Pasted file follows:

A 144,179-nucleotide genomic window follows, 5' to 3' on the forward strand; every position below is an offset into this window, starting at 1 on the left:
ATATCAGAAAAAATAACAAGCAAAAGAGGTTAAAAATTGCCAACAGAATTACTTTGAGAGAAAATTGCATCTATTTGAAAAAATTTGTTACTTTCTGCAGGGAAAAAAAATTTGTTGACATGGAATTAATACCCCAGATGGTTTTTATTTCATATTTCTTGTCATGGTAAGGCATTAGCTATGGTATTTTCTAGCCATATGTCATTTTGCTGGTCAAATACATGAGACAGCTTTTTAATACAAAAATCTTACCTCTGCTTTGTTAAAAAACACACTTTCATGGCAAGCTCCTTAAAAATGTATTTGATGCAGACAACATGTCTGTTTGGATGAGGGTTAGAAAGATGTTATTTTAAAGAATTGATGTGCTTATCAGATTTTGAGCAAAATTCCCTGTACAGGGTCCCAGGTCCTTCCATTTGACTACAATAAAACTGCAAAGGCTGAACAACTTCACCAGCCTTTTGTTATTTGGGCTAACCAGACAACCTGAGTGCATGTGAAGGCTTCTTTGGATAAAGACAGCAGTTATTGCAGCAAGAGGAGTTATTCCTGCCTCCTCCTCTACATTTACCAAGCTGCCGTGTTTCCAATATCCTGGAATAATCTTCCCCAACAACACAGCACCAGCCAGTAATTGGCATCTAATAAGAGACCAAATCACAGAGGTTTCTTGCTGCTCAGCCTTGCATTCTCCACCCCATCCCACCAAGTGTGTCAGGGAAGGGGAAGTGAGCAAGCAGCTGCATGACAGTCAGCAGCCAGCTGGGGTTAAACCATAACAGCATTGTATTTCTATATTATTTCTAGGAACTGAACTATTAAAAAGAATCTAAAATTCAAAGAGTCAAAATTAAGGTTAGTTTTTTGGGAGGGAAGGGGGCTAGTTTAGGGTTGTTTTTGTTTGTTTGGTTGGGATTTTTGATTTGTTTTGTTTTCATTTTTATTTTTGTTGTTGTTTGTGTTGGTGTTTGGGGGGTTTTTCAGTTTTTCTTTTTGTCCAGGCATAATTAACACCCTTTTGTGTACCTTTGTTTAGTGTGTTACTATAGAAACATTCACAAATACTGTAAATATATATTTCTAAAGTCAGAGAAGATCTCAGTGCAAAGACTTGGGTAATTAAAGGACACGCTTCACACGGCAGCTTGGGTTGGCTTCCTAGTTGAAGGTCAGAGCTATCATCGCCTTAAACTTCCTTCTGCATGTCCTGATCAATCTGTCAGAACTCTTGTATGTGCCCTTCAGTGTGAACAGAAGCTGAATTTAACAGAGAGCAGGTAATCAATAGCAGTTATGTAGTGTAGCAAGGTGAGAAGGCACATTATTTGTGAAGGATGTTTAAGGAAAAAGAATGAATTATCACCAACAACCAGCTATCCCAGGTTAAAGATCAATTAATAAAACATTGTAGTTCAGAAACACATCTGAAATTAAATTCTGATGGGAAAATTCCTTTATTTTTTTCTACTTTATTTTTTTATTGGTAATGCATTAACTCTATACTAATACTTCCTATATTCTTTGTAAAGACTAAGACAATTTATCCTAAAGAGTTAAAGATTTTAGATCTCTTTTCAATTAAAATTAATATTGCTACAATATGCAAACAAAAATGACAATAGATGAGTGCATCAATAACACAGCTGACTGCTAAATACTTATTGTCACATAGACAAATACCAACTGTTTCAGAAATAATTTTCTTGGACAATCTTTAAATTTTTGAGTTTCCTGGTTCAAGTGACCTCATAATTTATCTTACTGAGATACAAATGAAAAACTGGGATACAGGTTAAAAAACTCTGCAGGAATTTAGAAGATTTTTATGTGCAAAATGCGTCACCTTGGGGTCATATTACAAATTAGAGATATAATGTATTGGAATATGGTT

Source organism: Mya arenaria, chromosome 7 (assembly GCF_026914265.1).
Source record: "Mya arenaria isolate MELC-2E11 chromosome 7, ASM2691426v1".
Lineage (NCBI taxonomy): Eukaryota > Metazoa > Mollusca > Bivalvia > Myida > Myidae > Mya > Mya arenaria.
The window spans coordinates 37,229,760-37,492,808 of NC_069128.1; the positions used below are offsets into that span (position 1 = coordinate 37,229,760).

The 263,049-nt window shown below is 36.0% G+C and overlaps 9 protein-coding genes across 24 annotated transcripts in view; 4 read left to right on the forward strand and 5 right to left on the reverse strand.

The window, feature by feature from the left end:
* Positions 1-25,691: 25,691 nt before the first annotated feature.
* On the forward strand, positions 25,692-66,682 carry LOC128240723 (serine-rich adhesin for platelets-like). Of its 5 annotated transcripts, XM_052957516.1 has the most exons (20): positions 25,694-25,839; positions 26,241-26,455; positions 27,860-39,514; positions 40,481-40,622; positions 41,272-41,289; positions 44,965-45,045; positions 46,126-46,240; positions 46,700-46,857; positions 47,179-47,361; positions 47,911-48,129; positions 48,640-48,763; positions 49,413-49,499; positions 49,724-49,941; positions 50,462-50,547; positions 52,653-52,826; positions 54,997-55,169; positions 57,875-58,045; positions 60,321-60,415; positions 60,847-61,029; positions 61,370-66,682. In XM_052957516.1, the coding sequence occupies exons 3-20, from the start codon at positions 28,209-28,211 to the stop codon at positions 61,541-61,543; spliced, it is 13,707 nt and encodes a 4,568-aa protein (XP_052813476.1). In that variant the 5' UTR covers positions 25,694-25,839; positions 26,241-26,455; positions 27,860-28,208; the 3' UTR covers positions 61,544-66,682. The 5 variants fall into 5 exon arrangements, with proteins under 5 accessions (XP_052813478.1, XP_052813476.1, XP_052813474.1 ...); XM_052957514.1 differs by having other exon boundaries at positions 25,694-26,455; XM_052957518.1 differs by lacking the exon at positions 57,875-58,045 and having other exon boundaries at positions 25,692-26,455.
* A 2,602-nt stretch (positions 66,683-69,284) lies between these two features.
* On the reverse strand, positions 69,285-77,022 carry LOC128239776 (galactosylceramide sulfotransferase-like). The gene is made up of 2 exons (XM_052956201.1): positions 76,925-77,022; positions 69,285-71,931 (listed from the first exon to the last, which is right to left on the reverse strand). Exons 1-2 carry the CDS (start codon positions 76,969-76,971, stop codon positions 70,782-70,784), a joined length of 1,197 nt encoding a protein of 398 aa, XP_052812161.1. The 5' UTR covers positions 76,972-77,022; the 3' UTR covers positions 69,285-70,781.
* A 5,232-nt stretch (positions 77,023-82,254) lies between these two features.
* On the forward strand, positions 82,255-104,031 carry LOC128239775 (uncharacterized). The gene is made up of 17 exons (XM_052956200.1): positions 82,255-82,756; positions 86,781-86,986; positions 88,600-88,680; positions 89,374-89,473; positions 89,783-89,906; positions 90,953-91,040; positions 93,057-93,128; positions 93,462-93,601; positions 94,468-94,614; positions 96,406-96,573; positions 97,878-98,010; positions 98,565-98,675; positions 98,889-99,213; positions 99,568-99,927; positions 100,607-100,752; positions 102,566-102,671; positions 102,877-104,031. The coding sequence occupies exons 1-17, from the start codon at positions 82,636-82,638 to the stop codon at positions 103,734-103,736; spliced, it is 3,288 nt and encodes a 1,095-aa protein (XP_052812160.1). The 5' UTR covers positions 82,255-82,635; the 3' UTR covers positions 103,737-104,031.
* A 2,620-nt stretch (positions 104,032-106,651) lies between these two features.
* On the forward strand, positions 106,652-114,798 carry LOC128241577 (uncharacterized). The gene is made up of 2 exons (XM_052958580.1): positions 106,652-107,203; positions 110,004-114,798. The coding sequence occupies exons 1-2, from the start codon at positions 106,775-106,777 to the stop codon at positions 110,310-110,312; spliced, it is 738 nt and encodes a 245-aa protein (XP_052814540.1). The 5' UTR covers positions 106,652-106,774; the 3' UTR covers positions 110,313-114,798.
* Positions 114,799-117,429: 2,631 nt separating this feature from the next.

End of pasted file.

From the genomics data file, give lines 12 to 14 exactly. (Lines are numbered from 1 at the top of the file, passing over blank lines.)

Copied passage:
* On the reverse strand, positions 69,285-77,022 carry LOC128239776 (galactosylceramide sulfotransferase-like). The gene is made up of 2 exons (XM_052956201.1): positions 76,925-77,022; positions 69,285-71,931 (listed from the first exon to the last, which is right to left on the reverse strand). Exons 1-2 carry the CDS (start codon positions 76,969-76,971, stop codon positions 70,782-70,784), a joined length of 1,197 nt encoding a protein of 398 aa, XP_052812161.1. The 5' UTR covers positions 76,972-77,022; the 3' UTR covers positions 69,285-70,781.
* A 5,232-nt stretch (positions 77,023-82,254) lies between these two features.
* On the forward strand, positions 82,255-104,031 carry LOC128239775 (uncharacterized). The gene is made up of 17 exons (XM_052956200.1): positions 82,255-82,756; positions 86,781-86,986; positions 88,600-88,680; positions 89,374-89,473; positions 89,783-89,906; positions 90,953-91,040; positions 93,057-93,128; positions 93,462-93,601; positions 94,468-94,614; positions 96,406-96,573; positions 97,878-98,010; positions 98,565-98,675; positions 98,889-99,213; positions 99,568-99,927; positions 100,607-100,752; positions 102,566-102,671; positions 102,877-104,031. The coding sequence occupies exons 1-17, from the start codon at positions 82,636-82,638 to the stop codon at positions 103,734-103,736; spliced, it is 3,288 nt and encodes a 1,095-aa protein (XP_052812160.1). The 5' UTR covers positions 82,255-82,635; the 3' UTR covers positions 103,737-104,031.